US Justice Department Says Employees Can Be Fired for Being Transgender
The DOJ argues that federal laws on sex discrimination don't include gender identity.
The US Department of Justice (DOJ) argued on Wednesday that protections against employment discrimination do not apply to the transgender community, according to Bloomberg News.
Lawyers for the federal government were responding to a decision by a US Court of Appeals for the Sixth Circuit that ruled that Farris Funeral Homes, a Michigan-based funeral home, had violated federal law by firing a transgender employee because of her gender expression.
Although the civil rights law Title VII prevents sex-based discrimination in the workplace, the DOJ argued in its brief that "the ordinary meaning of 'sex' does not refer to gender identity" and people are therefore not protected against discrimination on the basis of their gender identity.
"The Sixth Circuit’s opinion ... erases all common, ordinary understandings of the term 'sex' in Title VII and expands it to include 'gender identity' and 'transgender' status," the brief says.
The DOJ’s brief does not mean that it has the power to enforce its views on gender discrimination, according to the Daily Beast. That responsibility falls on the Equal Employment Opportunity Commision (EEOC), a semi-independent federal agency that oversees federal workplace discrimination laws. This encompasses all nationwide cases, including LGBTQ people in states that aren’t protected by local legislation.
“EEOC interprets and enforces Title VII’s prohibition of sex discrimination as forbidding any employment discrimination based on gender identity or sexual orientation,” the EEOC wrote on its website.
The Sixth Circuit had ruled in favor of Aimee Stevens, who was fired from the funeral home in Michigan after she came out to her coworkers and started using clothing to express her gender identity. The EEOC represented Stevens in a lawsuit and won in court, citing Title VII. The Michigan funeral home and 16 US states hope to overturn this decision by taking it to the federal level with the Supreme Court.
Workplace discrimination is a common issue for transgender people in the US. The unemployment rate for trans people is three times the national average, and last year, 27% of transgender people who held or applied for a job said they were fired, did not receive the job opportunity, or did not receive a promotion because of their gender identity.
Only 20 states currently have laws in place to protect transgender people because of their gender identity.
While the DOJ can’t overturn the Sixth Circuit’s decision decision, it can influence the Supreme Court’s decision if the top judicial body decides to take the case. If the Supreme Court rules in favor of Harris Funeral Homes, the EEOC would likely have to enforce the Supreme Court’s decision.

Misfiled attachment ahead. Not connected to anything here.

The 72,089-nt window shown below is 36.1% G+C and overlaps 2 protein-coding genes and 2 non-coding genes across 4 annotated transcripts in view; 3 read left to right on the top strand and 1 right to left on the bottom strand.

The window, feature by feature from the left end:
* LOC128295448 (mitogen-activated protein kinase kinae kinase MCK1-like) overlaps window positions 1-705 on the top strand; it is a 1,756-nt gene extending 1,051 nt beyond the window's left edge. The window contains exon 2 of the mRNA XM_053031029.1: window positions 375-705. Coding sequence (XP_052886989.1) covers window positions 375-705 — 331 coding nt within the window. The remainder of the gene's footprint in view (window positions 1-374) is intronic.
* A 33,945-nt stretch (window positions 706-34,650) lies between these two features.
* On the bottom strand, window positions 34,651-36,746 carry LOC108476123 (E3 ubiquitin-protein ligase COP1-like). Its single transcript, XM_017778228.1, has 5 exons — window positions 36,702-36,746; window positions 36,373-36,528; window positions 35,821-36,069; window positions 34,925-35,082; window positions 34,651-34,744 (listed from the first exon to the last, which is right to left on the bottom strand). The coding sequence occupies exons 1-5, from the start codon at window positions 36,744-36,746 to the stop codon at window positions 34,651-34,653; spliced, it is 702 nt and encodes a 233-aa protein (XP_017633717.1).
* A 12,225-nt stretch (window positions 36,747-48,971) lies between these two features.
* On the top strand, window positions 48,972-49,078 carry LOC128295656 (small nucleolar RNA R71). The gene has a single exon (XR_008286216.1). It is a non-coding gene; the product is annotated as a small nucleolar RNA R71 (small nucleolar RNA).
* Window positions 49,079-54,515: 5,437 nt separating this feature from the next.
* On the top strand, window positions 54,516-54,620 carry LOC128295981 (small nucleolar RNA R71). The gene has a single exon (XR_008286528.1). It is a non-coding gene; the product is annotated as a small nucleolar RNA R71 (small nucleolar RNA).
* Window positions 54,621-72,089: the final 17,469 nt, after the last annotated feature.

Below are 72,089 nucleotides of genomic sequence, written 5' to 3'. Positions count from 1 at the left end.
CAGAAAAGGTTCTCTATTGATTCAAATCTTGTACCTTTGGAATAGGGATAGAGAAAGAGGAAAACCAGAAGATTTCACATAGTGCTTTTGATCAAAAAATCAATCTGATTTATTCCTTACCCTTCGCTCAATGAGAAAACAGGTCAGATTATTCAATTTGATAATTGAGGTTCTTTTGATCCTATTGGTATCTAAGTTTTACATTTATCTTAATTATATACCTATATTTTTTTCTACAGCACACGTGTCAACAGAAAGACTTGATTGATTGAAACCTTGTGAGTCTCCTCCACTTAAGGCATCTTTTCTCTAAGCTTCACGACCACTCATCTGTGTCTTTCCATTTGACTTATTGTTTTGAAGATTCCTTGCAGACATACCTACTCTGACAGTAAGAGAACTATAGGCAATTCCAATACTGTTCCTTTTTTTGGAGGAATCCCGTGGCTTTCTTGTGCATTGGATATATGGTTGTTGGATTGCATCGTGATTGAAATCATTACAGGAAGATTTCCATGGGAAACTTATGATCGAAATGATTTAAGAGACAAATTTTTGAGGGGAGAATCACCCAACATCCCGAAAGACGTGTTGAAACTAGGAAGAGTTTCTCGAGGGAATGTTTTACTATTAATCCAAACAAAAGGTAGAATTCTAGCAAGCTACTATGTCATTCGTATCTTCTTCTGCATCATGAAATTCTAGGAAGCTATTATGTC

The DOJ’s brief highlights the Trump administration’s attitude toward the LGBTQ community, which runs counter to the Obama’s interpretation of Title VII. A few days earlier, the New York Times published a leaked report from the Department of Health and Human Services (HHS) that revealed that it wants to change the definition of the term gender. It aims to reduce gender to “male or female based on immutable biological traits,” that can be found “on a person’s birth certificate, as originally issued.”
“It’s purely political,” Shannon Minter, legal director for the National Center for Lesbian Rights, told the Daily Beast in regard to the HHS brief. “It has no practical impact except for sending a message and encouraging discrimination.”
The Department of Education also dismissed multiple Title IX complaints from transgender students, according to a report by the Daily Beast. Title IX prevents gender discrimination and other forms of prejudice within education programs.
The Senate passed a nationwide ban on bias against the LGBTQ community in 2013, but the ban didn’t get approved by the House of Representatives. Similar legislation has been introduced in Congress over the past two decades.
“This debate highlights the fact that the crown jewel of LGBT activism since the dawn of the contemporary LGBT equality movement half a century ago, federal nondiscrimination legislation, remains unachieved,” Gregory Angelo, president of the Log Cabin Republicans, told Bloomberg Law.
The Supreme Court is anticipated to make a decision about whether they will hear Stevens’ case in the next few months.